The 1-gigabit-per-second Internet and TV service sets its sights on an eighth US metro area.
Google is seeking permission to test a high-speed Internet service that could be in your home before Fiber.
The fiber network's fastest level of service will cost $80 per month, which is about $25 cheaper than what local broadband cost.
Sprint's prepaid brand rejiggers its unlimited rate plans.
Years after the FCC agreed to open up white-space spectrum for unlicensed use in the U.S., California's rural Gold Country tries out the first commercial version of the service.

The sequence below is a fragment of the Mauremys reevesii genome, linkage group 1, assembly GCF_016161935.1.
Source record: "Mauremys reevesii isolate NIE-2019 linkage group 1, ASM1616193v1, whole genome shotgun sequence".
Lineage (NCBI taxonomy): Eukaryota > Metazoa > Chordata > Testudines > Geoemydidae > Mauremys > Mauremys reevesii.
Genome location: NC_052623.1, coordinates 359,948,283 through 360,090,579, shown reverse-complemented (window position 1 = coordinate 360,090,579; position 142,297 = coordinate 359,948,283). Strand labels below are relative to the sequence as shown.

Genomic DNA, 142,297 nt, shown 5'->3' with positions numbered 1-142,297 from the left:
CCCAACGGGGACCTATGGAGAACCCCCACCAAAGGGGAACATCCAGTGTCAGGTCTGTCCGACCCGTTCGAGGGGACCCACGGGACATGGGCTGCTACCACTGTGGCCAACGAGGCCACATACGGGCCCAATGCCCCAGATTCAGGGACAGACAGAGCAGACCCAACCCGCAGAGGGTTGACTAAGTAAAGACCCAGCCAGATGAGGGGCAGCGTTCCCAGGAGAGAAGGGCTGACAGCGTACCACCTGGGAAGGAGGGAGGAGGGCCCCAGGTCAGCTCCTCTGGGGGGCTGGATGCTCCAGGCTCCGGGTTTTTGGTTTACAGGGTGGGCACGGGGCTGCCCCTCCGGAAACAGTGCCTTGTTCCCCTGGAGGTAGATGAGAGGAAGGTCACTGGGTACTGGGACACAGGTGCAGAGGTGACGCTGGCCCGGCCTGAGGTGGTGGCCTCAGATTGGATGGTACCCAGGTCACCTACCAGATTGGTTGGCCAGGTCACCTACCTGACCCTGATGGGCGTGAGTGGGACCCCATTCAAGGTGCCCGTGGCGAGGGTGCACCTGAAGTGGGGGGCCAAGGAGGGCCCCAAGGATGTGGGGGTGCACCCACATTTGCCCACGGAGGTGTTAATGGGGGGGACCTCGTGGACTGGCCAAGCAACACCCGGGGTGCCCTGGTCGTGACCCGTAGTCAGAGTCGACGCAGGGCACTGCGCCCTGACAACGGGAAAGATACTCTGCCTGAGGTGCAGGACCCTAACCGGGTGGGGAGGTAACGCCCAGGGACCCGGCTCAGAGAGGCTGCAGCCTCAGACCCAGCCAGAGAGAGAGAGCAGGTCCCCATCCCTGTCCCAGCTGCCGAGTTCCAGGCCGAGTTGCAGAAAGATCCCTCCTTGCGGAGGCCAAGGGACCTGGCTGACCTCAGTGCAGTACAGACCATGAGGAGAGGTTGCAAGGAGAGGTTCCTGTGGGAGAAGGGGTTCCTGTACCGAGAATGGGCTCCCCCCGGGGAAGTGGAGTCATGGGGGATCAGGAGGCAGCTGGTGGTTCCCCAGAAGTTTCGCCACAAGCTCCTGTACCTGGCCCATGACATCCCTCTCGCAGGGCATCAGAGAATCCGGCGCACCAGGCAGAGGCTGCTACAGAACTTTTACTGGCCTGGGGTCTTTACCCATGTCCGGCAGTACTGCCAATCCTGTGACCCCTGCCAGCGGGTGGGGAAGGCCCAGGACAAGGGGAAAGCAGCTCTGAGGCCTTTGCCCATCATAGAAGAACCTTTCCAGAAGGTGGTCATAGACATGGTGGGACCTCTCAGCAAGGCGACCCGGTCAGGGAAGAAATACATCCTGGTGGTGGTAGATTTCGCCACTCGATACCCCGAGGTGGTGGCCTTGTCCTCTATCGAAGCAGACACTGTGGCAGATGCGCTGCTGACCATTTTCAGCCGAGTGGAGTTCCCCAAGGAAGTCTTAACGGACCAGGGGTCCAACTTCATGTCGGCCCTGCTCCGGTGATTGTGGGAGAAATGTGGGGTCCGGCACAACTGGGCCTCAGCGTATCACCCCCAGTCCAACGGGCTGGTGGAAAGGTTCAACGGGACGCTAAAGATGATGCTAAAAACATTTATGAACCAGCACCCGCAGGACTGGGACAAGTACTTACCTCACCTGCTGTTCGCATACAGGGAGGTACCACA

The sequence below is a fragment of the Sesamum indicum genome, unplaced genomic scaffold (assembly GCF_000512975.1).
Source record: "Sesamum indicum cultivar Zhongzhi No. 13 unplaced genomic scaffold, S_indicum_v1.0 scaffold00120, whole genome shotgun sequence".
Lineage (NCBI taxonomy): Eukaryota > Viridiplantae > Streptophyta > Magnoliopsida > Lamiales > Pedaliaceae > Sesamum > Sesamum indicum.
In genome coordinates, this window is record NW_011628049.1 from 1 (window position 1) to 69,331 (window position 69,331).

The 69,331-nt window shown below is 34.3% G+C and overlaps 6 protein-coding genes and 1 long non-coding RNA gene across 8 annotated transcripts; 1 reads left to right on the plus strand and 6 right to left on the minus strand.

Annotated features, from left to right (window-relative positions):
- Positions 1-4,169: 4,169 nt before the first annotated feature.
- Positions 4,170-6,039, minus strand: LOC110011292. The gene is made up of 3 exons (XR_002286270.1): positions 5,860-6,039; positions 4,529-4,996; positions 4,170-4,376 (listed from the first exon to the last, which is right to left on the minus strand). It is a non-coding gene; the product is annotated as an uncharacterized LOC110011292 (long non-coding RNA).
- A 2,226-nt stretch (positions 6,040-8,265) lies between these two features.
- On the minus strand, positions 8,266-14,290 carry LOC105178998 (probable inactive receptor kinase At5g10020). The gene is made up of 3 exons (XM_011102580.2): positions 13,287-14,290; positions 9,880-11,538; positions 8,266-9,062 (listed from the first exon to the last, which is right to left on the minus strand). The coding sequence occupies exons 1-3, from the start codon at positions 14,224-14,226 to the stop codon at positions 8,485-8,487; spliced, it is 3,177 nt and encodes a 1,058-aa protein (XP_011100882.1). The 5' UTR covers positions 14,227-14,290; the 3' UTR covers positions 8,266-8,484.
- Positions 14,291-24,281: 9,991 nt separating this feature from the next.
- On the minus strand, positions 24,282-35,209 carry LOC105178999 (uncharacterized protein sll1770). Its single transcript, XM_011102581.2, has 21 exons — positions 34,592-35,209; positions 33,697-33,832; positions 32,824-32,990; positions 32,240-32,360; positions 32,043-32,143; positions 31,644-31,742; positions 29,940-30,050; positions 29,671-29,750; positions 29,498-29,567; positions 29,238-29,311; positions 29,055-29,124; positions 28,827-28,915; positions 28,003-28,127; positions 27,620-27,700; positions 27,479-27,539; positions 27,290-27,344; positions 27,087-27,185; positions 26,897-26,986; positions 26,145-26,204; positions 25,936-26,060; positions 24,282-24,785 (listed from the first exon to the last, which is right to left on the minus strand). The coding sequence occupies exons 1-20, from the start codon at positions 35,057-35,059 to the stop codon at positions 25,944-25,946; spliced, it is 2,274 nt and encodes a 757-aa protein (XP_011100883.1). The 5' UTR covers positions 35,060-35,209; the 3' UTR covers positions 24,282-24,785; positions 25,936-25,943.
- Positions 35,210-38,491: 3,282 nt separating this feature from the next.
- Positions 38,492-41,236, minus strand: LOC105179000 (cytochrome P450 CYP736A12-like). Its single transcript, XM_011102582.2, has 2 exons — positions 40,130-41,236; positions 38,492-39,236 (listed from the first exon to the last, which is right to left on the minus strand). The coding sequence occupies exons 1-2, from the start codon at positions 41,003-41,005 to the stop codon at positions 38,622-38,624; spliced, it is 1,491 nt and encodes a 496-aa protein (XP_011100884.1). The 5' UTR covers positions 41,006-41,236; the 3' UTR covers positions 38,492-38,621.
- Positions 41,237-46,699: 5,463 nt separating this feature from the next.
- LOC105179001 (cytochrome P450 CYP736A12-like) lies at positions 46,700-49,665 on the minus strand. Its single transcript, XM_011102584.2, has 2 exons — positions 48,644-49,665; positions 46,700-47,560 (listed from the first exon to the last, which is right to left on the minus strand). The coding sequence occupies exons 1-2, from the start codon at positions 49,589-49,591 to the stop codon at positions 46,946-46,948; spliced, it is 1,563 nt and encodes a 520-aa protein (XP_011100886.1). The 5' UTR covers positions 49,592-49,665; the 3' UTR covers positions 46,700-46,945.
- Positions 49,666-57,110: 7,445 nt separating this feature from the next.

Kansas City residents now get to try out the Web giant's 1-gigabit-per-second fiber optic Internet service in their homes.
Such a network could ensure speedier delivery of iTunes content and other data and reduce some of Apple's reliance on third-party network providers.
The administration will offer loans and work to remove law that limit consumers' ability to choose fast, affordable broadband.
When a pattern of bizarre messages began piling up in my inbox, I turned to the source for answers: Google.
The beleaguered CEO of the struggling Internet pioneer delivers a "bold" strategic plan. She is cutting jobs, selling patents and real estate, and inviting would-be acquirers to speak up.